Fri05222015

Last updateWed, 27 Dec 2017 12am

Earth Day festivities include tree planting

Earth Day festivities include tree planting

Colonial Beach students participated in two events rolled into one on Earth Day.
Ground was broken fo...

Colonial Beach Pier a lure for water lovers

Colonial Beach Pier a lure for water lovers

No matter the season, whatever the weather, the Colonial Beach Municipal Pier remains a top attracti...

Colonial Beach council seeks school demolition estimates

Colonial Beach council seeks school demolition estimates

The Colonial Beach Town Council has voted unanimously to obtain estimates for the demolition of the ...

Colonial Beach fire chief saves MD family from house fire

Colonial Beach fire chief saves MD family from house fire

Colonial Beach Volunteer Fire Chief David Robey was on his way to Hughsville, MD when he spotted the...

Downtown property owners invited to facade improvement meeting

The Colonial Beach Revitalization Management Team has identified roughly 25 properties that are elig...

Donkey Basketball

Donkey Basketball

Donkey Basketball is here to stay. On March 26 at Colonial Beach High School, basketball fans from a...

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After the Storm: A Water Shed Event

Colonial Beach—Explore ways to protect your property from erosion due to storm water damage and beautify your landscape in environmentally friendly ways on Saturday, April 14, 2012, when Northern Neck Master Naturalists present “After the Storm: A Water Shed Event” at the Placid Bay Civic Association building in Colonial Beach (Oak Grove), VA. Admission is free.

When it rains; it drains. Where does that water go? On September 8, 2011, Lee dropped 29 inches of rain on Placid Bay in one day. Houses flooded, roads washed out, and dams failed. “After the Storm” is a response to that destruction and will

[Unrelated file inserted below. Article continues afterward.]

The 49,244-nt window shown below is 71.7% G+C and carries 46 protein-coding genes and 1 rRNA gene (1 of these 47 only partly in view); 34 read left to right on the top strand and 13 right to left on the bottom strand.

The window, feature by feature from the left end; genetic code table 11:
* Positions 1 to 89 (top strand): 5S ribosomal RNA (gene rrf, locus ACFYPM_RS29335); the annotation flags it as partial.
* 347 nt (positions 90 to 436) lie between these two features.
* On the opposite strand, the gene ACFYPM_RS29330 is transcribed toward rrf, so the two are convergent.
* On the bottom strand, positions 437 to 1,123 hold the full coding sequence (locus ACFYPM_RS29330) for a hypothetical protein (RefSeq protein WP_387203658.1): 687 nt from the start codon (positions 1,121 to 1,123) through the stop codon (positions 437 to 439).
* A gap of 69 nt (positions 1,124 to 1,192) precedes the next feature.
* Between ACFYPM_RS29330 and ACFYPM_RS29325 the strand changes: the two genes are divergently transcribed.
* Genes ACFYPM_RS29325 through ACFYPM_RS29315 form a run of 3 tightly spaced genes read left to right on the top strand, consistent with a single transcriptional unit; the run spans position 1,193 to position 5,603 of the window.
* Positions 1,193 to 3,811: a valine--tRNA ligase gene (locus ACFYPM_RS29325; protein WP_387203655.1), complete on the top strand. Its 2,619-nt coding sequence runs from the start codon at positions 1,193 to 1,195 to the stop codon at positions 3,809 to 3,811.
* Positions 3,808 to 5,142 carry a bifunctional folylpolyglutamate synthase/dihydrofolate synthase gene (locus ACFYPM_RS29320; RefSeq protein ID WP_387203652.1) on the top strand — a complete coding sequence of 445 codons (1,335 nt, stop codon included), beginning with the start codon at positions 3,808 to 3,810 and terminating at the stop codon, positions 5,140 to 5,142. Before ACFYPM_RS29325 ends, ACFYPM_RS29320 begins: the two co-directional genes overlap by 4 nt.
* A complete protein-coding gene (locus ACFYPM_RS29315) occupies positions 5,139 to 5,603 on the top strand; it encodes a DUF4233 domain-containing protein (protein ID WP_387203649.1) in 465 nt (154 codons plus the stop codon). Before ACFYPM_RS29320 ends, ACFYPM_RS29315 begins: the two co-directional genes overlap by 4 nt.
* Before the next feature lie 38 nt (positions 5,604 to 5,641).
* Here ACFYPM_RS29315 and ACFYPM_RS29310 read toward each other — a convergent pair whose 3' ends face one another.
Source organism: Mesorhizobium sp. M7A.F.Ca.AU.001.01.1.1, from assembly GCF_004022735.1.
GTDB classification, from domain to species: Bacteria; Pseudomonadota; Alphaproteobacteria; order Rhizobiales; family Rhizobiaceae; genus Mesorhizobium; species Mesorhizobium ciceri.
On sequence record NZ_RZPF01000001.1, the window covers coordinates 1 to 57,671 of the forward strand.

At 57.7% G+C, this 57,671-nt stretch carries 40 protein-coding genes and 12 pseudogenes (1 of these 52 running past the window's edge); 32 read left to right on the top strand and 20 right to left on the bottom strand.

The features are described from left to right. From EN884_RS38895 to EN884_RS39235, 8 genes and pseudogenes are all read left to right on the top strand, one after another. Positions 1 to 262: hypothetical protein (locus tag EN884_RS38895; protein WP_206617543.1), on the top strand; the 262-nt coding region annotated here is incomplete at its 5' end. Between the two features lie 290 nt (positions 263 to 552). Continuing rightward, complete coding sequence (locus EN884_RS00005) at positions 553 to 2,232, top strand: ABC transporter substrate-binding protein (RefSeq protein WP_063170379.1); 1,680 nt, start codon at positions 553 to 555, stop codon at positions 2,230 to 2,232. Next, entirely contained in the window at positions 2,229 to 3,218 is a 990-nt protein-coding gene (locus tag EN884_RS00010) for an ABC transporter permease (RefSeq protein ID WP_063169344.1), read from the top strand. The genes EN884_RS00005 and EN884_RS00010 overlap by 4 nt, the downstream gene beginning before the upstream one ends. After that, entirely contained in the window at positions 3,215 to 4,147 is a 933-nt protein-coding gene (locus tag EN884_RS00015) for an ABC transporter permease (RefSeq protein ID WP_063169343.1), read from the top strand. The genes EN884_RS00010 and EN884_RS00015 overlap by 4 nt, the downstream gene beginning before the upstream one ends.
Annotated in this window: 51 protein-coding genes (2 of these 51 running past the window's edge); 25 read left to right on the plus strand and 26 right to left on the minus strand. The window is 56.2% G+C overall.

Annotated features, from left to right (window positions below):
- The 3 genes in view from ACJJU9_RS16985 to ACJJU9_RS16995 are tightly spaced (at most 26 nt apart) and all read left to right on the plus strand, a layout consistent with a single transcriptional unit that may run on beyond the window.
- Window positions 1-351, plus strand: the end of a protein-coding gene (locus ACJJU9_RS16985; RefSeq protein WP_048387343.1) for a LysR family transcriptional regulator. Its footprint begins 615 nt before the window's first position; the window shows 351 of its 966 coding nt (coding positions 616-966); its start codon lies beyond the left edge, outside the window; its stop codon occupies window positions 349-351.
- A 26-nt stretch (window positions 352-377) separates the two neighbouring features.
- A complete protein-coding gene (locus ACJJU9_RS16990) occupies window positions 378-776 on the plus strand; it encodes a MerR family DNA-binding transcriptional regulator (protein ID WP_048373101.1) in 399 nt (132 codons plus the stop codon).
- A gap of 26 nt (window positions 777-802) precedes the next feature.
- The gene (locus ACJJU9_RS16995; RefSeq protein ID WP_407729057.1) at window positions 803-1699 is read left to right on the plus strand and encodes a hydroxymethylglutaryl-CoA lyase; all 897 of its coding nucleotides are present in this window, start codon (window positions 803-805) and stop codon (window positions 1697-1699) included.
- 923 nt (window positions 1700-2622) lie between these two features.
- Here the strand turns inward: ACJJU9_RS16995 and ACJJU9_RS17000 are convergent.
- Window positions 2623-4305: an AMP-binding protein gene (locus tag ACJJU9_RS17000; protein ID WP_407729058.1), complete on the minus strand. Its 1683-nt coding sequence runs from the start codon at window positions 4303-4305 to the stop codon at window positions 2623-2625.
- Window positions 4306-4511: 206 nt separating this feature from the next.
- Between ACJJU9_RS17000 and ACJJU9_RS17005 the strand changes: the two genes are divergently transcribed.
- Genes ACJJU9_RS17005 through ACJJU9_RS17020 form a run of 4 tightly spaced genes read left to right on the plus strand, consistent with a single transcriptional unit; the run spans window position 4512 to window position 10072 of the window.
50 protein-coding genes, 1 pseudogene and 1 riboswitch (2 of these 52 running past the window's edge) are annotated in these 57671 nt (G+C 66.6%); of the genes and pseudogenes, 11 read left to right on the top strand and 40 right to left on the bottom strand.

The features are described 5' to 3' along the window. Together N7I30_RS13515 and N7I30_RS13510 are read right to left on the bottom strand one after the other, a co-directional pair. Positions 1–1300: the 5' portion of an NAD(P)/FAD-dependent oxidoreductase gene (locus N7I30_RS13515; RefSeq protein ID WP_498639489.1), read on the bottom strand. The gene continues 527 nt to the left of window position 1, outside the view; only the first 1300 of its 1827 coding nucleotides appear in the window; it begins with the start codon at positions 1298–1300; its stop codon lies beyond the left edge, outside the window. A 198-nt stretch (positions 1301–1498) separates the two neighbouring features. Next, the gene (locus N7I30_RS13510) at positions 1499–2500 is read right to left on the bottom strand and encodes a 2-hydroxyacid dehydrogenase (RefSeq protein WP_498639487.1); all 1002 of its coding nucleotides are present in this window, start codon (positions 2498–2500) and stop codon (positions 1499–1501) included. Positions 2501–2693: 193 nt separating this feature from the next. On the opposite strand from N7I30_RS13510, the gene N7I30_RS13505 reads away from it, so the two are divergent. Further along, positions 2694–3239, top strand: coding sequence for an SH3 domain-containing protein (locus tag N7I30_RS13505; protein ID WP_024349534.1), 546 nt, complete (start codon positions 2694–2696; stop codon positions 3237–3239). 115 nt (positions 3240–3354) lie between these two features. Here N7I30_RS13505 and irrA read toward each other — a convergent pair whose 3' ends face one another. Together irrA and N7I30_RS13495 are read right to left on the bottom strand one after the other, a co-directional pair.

help anyone who lives in a watershed, and we all live in a watershed, understand the functions of water and soils in a watershed and prepare to avoid damage to your property when the next storm comes. We can deal with stormwater by slowing it down, spreading it out, and soaking it in.

Throughout the day from 10 a.m. until 3:30 p.m., visitors will hear presentations from experts from Northern Neck Master Gardeners, Friends of the Rappahannock, Hull Springs Farm of Longwood College, and the Northern Neck Soil and Water Conservation District. Booths, including ones from Westmoreland State Park, Northern Neck Master Naturalists, and the Northern Neck Native Plant Society will provide answers to your questions and connections to local organizations. Visitors will get the latest information on Best Practices for stormwater management including: native plants, rain gardens, rain barrels, shoreline designs, and shoreline evaluations. Children and adults can choose a seedling to pot and take home to plant; enter the “World Beneath Our Feet” in the NNSWDC mobile van, view the newly installed rain garden; and manipulate the EnviroScape to understand how water causes erosion.

Walk with the experts at 1:30 and see how a home site is evaluated using the new Integrated Shoreline Evaluation Assistance(I-SEA) and learn how to evaluate, understand, and treat issues from the watershed to the water’s edge.

 

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